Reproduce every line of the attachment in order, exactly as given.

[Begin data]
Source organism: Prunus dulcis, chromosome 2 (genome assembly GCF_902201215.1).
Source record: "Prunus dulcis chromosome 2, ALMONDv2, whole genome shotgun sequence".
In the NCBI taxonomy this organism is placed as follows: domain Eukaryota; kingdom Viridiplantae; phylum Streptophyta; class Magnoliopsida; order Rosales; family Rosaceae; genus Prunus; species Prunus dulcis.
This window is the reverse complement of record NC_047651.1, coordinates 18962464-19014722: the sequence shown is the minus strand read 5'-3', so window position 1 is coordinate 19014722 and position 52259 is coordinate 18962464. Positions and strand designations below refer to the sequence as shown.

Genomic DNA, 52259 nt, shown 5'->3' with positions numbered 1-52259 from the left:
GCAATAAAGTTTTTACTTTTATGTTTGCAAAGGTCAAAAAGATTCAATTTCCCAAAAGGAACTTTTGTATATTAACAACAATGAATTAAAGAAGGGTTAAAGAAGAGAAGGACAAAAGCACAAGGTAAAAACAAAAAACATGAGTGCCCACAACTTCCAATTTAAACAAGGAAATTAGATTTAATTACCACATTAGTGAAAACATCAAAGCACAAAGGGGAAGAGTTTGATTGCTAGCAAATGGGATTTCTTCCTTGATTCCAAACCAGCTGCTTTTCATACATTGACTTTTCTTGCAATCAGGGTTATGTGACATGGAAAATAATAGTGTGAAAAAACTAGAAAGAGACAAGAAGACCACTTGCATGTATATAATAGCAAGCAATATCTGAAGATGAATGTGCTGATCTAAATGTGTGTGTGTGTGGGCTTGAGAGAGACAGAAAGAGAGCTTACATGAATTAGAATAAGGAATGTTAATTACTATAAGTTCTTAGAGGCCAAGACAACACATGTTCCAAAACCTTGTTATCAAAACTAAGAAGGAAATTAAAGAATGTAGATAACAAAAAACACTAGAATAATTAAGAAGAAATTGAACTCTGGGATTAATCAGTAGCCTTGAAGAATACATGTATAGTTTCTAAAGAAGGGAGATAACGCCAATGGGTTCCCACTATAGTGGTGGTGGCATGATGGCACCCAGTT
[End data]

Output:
Source organism: Prunus dulcis, chromosome 2 (genome assembly GCF_902201215.1).
Source record: "Prunus dulcis chromosome 2, ALMONDv2, whole genome shotgun sequence".
In the NCBI taxonomy this organism is placed as follows: domain Eukaryota; kingdom Viridiplantae; phylum Streptophyta; class Magnoliopsida; order Rosales; family Rosaceae; genus Prunus; species Prunus dulcis.
This window is the reverse complement of record NC_047651.1, coordinates 18962464-19014722: the sequence shown is the minus strand read 5'-3', so window position 1 is coordinate 19014722 and position 52259 is coordinate 18962464. Positions and strand designations below refer to the sequence as shown.

Genomic DNA, 52259 nt, shown 5'->3' with positions numbered 1-52259 from the left:
GCAATAAAGTTTTTACTTTTATGTTTGCAAAGGTCAAAAAGATTCAATTTCCCAAAAGGAACTTTTGTATATTAACAACAATGAATTAAAGAAGGGTTAAAGAAGAGAAGGACAAAAGCACAAGGTAAAAACAAAAAACATGAGTGCCCACAACTTCCAATTTAAACAAGGAAATTAGATTTAATTACCACATTAGTGAAAACATCAAAGCACAAAGGGGAAGAGTTTGATTGCTAGCAAATGGGATTTCTTCCTTGATTCCAAACCAGCTGCTTTTCATACATTGACTTTTCTTGCAATCAGGGTTATGTGACATGGAAAATAATAGTGTGAAAAAACTAGAAAGAGACAAGAAGACCACTTGCATGTATATAATAGCAAGCAATATCTGAAGATGAATGTGCTGATCTAAATGTGTGTGTGTGTGGGCTTGAGAGAGACAGAAAGAGAGCTTACATGAATTAGAATAAGGAATGTTAATTACTATAAGTTCTTAGAGGCCAAGACAACACATGTTCCAAAACCTTGTTATCAAAACTAAGAAGGAAATTAAAGAATGTAGATAACAAAAAACACTAGAATAATTAAGAAGAAATTGAACTCTGGGATTAATCAGTAGCCTTGAAGAATACATGTATAGTTTCTAAAGAAGGGAGATAACGCCAATGGGTTCCCACTATAGTGGTGGTGGCATGATGGCACCCAGTT